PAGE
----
Struggling with sleep? 5 tips for a good night’s sleep

Whether kids or adults, everyone’s sleep cycle went for a toss. For some it was a conscious change stemming from a general sense of frustration &
purposelessness and for some it was insidious.

Struggling with sleep? 5 tips for a good night’s sleep

Sleeping problems (Representational Image: iStock)

Think about all the factors that can interfere with a good night’s sleep — from work stress and family responsibilities to unexpected challenges, such as illnesses. It’s no wonder that quality sleep is sometimes elusive.

Especially the pandemic has affected the sleep pattern of people. Along with pushing people on the brink of anxiety, depression, anger and grief, the pandemic also threw our sleep schedules off balance. It gave rise to phenomena like revenge bedtime ‘procrastination’ ‘Coronasomnia’ which further aggravated mental, emotional and behavioural issues for various sections of the population.

Whether kids or adults, everyone’s sleep cycle went for a toss. For some, it was a conscious change stemming from a general sense of frustration and purposelessness and for some it was insidious. Whatever the reason may have been, adjusting to normal work or college life continues to pose a challenge for each one alike.


While you might not be able to control the factors that interfere with your sleep, you can adopt habits that encourage better sleep.

The National Sleep Foundation advises that a healthy adult needs between 7-9 hours of sleep while babies, children and teens need much more for their growth and development.

“However, what we often end up overlooking is the quality of sleep that we’re getting which is a crucial factor for the maintenance of our overall well-being. A good quality sleep ensures that we wake up feeling fresh, well-rested, alert and can function well throughout the day. People who are sleep deprived or deficient struggle with productivity, concentration and efficiency”, says Damini Grover, an Author and founder of I’m Powered – Center for Counseling and Well-being, Delhi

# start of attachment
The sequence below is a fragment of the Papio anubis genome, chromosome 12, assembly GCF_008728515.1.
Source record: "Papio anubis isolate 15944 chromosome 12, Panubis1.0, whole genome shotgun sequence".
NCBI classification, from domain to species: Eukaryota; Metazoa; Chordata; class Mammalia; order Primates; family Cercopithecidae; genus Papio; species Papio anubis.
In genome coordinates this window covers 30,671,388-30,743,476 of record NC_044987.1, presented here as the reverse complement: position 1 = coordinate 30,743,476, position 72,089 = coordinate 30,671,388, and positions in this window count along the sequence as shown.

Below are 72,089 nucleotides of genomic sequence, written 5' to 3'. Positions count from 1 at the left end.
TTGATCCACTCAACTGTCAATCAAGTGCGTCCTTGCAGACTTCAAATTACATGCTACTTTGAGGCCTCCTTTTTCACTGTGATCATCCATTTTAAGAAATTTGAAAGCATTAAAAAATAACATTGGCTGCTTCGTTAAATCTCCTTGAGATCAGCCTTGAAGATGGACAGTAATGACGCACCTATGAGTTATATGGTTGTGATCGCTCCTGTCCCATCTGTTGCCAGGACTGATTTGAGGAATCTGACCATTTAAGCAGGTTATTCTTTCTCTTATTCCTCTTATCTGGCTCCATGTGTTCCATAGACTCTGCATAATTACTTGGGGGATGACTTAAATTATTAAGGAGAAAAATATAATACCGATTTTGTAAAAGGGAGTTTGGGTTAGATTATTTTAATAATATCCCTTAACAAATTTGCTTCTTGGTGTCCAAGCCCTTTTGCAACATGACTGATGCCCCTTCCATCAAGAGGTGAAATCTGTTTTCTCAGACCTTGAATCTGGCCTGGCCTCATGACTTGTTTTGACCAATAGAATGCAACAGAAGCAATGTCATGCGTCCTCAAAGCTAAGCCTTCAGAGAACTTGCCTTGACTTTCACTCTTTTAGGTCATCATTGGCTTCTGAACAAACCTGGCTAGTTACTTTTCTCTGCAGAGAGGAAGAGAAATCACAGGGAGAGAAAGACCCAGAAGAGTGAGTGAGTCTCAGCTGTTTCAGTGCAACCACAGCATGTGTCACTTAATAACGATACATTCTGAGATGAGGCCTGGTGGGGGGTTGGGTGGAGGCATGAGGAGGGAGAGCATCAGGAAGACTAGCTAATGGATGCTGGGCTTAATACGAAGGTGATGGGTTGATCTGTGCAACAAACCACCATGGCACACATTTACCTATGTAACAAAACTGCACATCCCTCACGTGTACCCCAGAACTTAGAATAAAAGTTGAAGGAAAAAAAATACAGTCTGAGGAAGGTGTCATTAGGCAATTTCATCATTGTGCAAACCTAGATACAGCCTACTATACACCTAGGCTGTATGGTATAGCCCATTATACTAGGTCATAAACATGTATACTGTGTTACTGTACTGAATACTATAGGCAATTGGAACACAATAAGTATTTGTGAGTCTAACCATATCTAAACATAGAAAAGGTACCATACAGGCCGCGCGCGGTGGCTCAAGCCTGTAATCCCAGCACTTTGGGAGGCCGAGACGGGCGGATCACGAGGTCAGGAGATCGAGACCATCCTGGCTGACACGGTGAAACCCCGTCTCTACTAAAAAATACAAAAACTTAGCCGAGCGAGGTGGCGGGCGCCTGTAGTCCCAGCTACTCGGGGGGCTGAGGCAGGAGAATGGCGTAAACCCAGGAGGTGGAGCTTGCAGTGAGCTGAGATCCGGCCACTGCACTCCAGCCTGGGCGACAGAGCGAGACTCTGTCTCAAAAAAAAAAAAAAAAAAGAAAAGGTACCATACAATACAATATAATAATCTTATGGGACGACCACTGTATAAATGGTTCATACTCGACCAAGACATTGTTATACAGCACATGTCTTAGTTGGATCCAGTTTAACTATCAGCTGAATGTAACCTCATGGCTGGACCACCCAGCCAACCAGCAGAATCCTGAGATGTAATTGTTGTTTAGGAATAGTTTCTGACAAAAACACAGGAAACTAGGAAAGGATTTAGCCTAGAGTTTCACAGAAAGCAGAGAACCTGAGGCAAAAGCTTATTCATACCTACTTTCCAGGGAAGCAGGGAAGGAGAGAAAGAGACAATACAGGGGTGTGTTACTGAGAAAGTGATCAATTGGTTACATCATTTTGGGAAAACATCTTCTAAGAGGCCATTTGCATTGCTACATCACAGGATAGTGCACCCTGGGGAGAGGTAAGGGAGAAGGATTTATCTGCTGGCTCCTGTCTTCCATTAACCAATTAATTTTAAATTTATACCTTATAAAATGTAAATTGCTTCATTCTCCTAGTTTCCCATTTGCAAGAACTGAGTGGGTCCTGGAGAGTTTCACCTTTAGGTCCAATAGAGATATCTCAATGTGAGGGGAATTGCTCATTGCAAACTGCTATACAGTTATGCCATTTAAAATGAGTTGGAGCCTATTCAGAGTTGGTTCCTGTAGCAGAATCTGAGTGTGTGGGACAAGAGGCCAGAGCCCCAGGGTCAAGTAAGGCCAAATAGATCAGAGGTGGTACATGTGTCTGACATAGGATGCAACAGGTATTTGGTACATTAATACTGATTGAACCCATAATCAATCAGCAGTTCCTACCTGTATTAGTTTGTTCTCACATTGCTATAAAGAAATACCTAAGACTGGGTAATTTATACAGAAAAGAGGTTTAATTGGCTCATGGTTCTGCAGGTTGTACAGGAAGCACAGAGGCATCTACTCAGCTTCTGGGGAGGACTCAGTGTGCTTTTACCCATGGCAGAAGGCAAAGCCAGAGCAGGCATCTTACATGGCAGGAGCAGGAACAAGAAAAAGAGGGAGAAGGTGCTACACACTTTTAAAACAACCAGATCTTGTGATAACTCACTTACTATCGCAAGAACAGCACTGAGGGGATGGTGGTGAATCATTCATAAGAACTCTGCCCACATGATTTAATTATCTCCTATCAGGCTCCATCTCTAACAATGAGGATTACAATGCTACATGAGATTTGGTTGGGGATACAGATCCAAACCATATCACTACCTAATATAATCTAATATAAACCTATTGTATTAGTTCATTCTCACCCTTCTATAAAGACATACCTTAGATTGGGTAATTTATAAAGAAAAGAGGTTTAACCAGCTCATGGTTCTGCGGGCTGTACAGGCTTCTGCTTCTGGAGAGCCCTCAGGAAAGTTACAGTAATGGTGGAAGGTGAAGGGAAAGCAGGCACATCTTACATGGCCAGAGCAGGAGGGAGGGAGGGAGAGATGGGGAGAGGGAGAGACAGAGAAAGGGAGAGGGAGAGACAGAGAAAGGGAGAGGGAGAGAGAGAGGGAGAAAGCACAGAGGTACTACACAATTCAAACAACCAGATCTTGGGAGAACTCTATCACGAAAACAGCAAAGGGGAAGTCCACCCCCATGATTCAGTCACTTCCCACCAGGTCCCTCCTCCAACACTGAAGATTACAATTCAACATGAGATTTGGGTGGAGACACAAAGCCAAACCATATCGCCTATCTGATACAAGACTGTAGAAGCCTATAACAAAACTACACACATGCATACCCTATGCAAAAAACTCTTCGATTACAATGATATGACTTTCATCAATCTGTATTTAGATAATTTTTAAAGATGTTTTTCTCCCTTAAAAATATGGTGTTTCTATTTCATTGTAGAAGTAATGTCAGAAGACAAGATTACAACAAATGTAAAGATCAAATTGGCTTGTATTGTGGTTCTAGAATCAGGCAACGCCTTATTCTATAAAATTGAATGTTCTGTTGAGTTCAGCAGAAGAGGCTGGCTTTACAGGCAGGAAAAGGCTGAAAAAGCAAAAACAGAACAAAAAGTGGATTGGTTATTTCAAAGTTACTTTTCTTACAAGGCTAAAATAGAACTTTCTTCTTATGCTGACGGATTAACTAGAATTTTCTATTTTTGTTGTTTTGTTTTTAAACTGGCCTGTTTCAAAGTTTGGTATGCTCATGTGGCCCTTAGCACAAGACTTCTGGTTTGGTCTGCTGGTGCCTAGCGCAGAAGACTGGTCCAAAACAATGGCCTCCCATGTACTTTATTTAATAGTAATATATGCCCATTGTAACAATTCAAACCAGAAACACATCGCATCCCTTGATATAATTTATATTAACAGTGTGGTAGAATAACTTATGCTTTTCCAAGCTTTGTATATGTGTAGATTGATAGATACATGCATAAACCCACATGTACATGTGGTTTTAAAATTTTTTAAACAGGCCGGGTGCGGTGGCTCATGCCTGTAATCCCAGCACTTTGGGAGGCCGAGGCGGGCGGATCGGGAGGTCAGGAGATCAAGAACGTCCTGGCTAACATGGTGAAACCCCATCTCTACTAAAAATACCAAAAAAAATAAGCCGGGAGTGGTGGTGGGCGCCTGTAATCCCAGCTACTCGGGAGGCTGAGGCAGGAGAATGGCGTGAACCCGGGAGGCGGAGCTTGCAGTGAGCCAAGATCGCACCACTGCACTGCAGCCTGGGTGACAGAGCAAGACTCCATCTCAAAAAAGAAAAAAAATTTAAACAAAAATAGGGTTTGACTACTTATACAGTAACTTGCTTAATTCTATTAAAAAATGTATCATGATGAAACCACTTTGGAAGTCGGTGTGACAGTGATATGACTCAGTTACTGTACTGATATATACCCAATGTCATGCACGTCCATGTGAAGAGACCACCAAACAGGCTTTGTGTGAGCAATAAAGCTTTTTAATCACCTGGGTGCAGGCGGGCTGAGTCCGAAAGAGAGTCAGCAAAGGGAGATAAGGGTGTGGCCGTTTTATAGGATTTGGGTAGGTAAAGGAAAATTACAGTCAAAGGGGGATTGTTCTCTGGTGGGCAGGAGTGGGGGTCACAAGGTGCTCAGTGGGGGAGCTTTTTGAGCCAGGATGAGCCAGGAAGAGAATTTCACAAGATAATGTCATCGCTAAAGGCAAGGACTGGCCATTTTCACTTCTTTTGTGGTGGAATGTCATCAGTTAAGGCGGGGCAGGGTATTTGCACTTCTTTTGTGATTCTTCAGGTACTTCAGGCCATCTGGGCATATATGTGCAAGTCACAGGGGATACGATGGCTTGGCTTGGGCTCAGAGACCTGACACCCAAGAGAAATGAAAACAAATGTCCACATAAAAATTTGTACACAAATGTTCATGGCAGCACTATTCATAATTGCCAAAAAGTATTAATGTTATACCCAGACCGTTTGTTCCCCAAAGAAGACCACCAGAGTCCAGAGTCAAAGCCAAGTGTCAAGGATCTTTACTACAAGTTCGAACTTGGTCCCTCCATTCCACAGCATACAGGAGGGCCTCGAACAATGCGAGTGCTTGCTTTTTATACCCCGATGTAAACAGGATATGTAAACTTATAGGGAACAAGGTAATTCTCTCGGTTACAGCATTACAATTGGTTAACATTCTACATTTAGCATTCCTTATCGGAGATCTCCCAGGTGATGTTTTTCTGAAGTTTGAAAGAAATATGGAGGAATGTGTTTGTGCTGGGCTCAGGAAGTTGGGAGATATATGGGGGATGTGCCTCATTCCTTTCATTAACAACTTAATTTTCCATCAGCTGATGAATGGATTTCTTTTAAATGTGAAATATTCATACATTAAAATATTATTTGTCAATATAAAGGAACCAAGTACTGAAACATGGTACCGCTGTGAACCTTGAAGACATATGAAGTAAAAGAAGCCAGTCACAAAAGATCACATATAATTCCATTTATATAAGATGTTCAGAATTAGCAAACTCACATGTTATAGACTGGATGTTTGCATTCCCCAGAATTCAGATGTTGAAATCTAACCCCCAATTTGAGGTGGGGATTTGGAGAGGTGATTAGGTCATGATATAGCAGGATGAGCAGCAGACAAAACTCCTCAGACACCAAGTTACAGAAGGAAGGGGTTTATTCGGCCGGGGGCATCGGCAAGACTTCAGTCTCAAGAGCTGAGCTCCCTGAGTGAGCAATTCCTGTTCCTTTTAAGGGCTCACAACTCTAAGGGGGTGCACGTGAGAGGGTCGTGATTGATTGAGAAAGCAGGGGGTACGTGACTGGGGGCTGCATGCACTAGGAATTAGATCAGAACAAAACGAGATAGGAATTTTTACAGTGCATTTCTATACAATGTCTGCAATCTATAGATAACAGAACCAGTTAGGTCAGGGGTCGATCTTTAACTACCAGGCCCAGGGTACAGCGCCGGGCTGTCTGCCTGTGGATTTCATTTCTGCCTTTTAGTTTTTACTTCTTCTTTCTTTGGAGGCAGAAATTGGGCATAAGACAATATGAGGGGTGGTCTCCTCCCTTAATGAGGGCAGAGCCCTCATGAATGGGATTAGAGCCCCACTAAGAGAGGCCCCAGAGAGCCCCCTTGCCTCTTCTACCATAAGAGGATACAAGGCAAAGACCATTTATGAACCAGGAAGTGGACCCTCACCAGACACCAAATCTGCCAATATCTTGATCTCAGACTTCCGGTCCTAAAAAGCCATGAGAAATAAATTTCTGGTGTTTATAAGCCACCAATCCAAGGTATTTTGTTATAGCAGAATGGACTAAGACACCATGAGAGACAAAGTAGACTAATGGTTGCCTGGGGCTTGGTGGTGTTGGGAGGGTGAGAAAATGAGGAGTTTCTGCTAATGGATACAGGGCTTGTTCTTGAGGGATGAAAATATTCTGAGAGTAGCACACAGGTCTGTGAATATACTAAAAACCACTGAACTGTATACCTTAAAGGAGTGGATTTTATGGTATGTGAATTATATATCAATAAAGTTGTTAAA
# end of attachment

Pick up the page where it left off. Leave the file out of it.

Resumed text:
Quality sleep has also been linked with greater hormonal and metabolic balance. It also aids in reducing mental health concerns such as anxiety and depression. Despite its numerous benefits, we still tend to take our bodies and sleep for granted. We tend to reduce our sleeping hours to maximize the time spent on other pursuits when it should be the other way round. The better the quality of our sleep, the more productive and efficient we will be at work and in our studies.

Damini lists down some things that we must keep in mind while addressing sleep deprivation or deficiency:

1. Focus on getting quality sleep: Even if we sleep for 6 hours, it should be a deep, relaxing sleep that enables us to wake up feeling fresh and energized.

2. Maintain a sleep schedule: When we keep changing our sleeping and waking up times, our body is constantly trying to adjust. This misaligned body clock can then give rise to sleep disorders and other health concerns like obesity, diabetes etc. Therefore, it’s important to go off to bed and wake up at or around a particular time and be consistent so that the body can adjust.

3. Start your day with something that relaxes you: Often people procrastinate sleeping because they feel they don’t look forward to the activities the next day. Starting the day with some relaxation activities like meditation, yoga, walking or indulging in your hobby gives your mind and body a good enough reason to wake up and carry on the day with this ‘feel-good factor.

4. ‘Unwind’ before going to bed: As much as we’d like to believe that using our phones just before going to sleep is akin to relaxation, it’s not. Several studies have shown that the blue light emitted by mobile phones restrains the production of melatonin which is essential for regulating the sleep-wake cycle. In addition, the use of our phones right before going to bed actually puts our brains into an alert mode. The simple act of scrolling the phone ups the brain’s engagement quotient which is a direct contradiction to relaxation.

5. Keep at least a 2-hour gap between dinner and sleep: This allows the body enough time to engage in the process of digestion and reduces gastric distress which ultimately interferes with sleep.

There are still a lot of things that we are still coming to terms with. With so much information that our brains and bodies need to process, a good night’s sleep is extremely crucial for our effective functioning.

We often end up compromising on sleep whereas, we need to be maximizing the quality of it to support our well-being and productivity.